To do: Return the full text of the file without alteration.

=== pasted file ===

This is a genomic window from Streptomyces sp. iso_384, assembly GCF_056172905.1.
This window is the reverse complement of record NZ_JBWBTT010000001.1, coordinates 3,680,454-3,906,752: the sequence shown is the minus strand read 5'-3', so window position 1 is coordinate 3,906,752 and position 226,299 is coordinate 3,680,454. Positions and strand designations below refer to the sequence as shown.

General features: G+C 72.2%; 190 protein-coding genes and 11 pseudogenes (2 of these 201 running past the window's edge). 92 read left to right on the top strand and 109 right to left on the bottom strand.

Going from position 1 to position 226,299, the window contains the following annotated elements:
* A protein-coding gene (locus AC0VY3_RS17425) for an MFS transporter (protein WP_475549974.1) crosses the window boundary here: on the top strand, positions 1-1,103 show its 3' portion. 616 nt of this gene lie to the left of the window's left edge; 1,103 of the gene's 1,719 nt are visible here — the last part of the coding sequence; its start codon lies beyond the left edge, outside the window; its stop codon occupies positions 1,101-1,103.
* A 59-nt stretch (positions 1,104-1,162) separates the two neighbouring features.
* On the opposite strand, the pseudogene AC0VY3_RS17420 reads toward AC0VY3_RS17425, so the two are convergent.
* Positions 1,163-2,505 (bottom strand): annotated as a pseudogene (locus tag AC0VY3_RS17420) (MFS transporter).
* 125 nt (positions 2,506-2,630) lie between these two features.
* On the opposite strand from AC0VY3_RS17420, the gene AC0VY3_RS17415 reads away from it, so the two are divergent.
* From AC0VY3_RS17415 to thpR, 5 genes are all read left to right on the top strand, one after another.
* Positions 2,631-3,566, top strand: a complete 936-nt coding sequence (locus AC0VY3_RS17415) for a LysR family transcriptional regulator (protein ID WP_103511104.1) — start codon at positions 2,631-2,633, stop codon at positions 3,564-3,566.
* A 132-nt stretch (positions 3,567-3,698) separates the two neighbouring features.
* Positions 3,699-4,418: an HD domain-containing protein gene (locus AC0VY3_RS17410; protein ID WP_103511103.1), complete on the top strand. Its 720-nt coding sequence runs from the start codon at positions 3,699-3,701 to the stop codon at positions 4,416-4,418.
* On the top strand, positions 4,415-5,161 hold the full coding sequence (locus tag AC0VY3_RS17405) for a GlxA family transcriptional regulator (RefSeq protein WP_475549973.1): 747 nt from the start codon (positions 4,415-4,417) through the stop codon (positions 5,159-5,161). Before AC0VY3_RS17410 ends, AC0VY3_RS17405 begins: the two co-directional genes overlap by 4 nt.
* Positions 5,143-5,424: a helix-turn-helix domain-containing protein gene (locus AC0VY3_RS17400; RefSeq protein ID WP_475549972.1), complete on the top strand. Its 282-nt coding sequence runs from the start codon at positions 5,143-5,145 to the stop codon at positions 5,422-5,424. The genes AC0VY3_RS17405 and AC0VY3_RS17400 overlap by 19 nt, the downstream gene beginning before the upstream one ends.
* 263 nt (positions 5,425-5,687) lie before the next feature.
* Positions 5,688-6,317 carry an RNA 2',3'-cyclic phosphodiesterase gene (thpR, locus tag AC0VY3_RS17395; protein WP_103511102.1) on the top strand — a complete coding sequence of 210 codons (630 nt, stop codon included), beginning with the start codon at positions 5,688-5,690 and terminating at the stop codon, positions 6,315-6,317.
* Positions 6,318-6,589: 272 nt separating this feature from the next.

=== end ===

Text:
This is a genomic window from Streptomyces sp. iso_384, assembly GCF_056172905.1.
This window is the reverse complement of record NZ_JBWBTT010000001.1, coordinates 3,680,454-3,906,752: the sequence shown is the minus strand read 5'-3', so window position 1 is coordinate 3,906,752 and position 226,299 is coordinate 3,680,454. Positions and strand designations below refer to the sequence as shown.

General features: G+C 72.2%; 190 protein-coding genes and 11 pseudogenes (2 of these 201 running past the window's edge). 92 read left to right on the top strand and 109 right to left on the bottom strand.

Going from position 1 to position 226,299, the window contains the following annotated elements:
* A protein-coding gene (locus AC0VY3_RS17425) for an MFS transporter (protein WP_475549974.1) crosses the window boundary here: on the top strand, positions 1-1,103 show its 3' portion. 616 nt of this gene lie to the left of the window's left edge; 1,103 of the gene's 1,719 nt are visible here — the last part of the coding sequence; its start codon lies beyond the left edge, outside the window; its stop codon occupies positions 1,101-1,103.
* A 59-nt stretch (positions 1,104-1,162) separates the two neighbouring features.
* On the opposite strand, the pseudogene AC0VY3_RS17420 reads toward AC0VY3_RS17425, so the two are convergent.
* Positions 1,163-2,505 (bottom strand): annotated as a pseudogene (locus tag AC0VY3_RS17420) (MFS transporter).
* 125 nt (positions 2,506-2,630) lie between these two features.
* On the opposite strand from AC0VY3_RS17420, the gene AC0VY3_RS17415 reads away from it, so the two are divergent.
* From AC0VY3_RS17415 to thpR, 5 genes are all read left to right on the top strand, one after another.
* Positions 2,631-3,566, top strand: a complete 936-nt coding sequence (locus AC0VY3_RS17415) for a LysR family transcriptional regulator (protein ID WP_103511104.1) — start codon at positions 2,631-2,633, stop codon at positions 3,564-3,566.
* A 132-nt stretch (positions 3,567-3,698) separates the two neighbouring features.
* Positions 3,699-4,418: an HD domain-containing protein gene (locus AC0VY3_RS17410; protein ID WP_103511103.1), complete on the top strand. Its 720-nt coding sequence runs from the start codon at positions 3,699-3,701 to the stop codon at positions 4,416-4,418.
* On the top strand, positions 4,415-5,161 hold the full coding sequence (locus tag AC0VY3_RS17405) for a GlxA family transcriptional regulator (RefSeq protein WP_475549973.1): 747 nt from the start codon (positions 4,415-4,417) through the stop codon (positions 5,159-5,161). Before AC0VY3_RS17410 ends, AC0VY3_RS17405 begins: the two co-directional genes overlap by 4 nt.
* Positions 5,143-5,424: a helix-turn-helix domain-containing protein gene (locus AC0VY3_RS17400; RefSeq protein ID WP_475549972.1), complete on the top strand. Its 282-nt coding sequence runs from the start codon at positions 5,143-5,145 to the stop codon at positions 5,422-5,424. The genes AC0VY3_RS17405 and AC0VY3_RS17400 overlap by 19 nt, the downstream gene beginning before the upstream one ends.
* 263 nt (positions 5,425-5,687) lie before the next feature.
* Positions 5,688-6,317 carry an RNA 2',3'-cyclic phosphodiesterase gene (thpR, locus tag AC0VY3_RS17395; protein WP_103511102.1) on the top strand — a complete coding sequence of 210 codons (630 nt, stop codon included), beginning with the start codon at positions 5,688-5,690 and terminating at the stop codon, positions 6,315-6,317.
* Positions 6,318-6,589: 272 nt separating this feature from the next.